new amsterdam poster

Rachel Signer

New Amsterdam Market is a purveyors market, rather than a farmers market. “We provide an economic platform for small, responsible food businesses that do not fit within the traditional farmers market format,” says Matt Heffernan, the market’s director of operations. “We also have farmers at our market but we gear our project towards the butchers, bakers, fishmongers, and other like-minded vendors.”

Scott Bridi, 37, is the founder of Brooklyn Cured, a traditional charcuterie that works with local, sustainable, and humanely run farms. Brooklyn Cured launched its business at New Amsterdam in fall 2010, and has largely built its clientele at the market. In recent years, it has expanded to sell at four other outdoor markets, and it now has around 30 wholesale accounts.

New Amsterdam “gives the consumers more diverse and bountiful choices than Greenmarkets,” Bridi says, referring to the city-run farmers markets. “Greenmarkets are fantastic, but they exclude producers of great products who don’t own a farm. We source our meat from local farms, but we’re more concerned with crafting great food.”

Such arguments ultimately fell of deaf ears, however. In its press release announcing the approval of the Hughes Corp development, the city council stated that the developer would be required to include a market “that includes locally and regionally sourced food items.” Council member Margaret Chin hailed “the return of locally sourced, regional markets at the South Street Seaport” — failing to note that a local market already existed there.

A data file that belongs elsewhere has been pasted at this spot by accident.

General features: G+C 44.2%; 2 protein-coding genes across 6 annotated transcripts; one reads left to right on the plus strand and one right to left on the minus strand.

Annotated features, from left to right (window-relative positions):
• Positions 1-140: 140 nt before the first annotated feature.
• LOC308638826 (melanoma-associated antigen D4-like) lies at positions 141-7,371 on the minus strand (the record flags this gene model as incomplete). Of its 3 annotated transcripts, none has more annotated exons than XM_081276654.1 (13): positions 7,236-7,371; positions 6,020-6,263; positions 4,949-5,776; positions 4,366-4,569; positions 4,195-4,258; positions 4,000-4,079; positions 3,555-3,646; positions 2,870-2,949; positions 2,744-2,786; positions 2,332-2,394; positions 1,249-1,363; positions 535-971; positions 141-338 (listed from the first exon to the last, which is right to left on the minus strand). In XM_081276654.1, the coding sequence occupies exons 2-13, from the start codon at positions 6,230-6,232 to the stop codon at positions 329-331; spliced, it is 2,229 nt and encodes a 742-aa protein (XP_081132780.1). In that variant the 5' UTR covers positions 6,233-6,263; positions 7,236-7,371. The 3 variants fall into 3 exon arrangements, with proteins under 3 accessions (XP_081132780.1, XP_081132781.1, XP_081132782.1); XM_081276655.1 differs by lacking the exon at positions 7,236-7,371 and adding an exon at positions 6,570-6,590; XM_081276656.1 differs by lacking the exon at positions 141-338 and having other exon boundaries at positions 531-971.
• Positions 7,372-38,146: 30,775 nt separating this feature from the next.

The New Amsterdam Market was founded by Robert LaValva, a Harvard-trained architect who was a planner for the City of New York for 10 years and later worked for Slow Food International. He envisioned it eventually growing into a large, indoor food market like Philadelphia’s Reading Terminal. He had been discussing this idea with the city council for years when it seemingly turned on him in favor of the Howard Hughes Corp.

“New York is constantly tearing itself down and rebuilding itself — that’s nothing new,” LaValva said after the development plan was approved. “But the South Street Seaport was preserved precisely so that a little segment of this oldest part of the city would be left for future generations to enjoy.”

In LaValva’s eyes, the City chose real estate value over the value of community development. His supporters and vendors wanted New Amsterdam to expand, but now it will be replaced, and nobody knows by what. There is no way to know at this point how the market will work or whether LaValva or the community as a whole will be included in the planning process.

If there’s a lesson here for other cities, it’s this: Food trucks, artisanal pickle stands, rooftop farms, and street markets all do provide economic value to our cities. But unless that value is documented, and unless these businesses and community centers have vocal and well-connected champions, they’ll go the way of many other great urban ideas: paved under for the next glittering condo development.

New York, for one, has plenty of those. What it really needs is more good food, made with good ingredients by good people.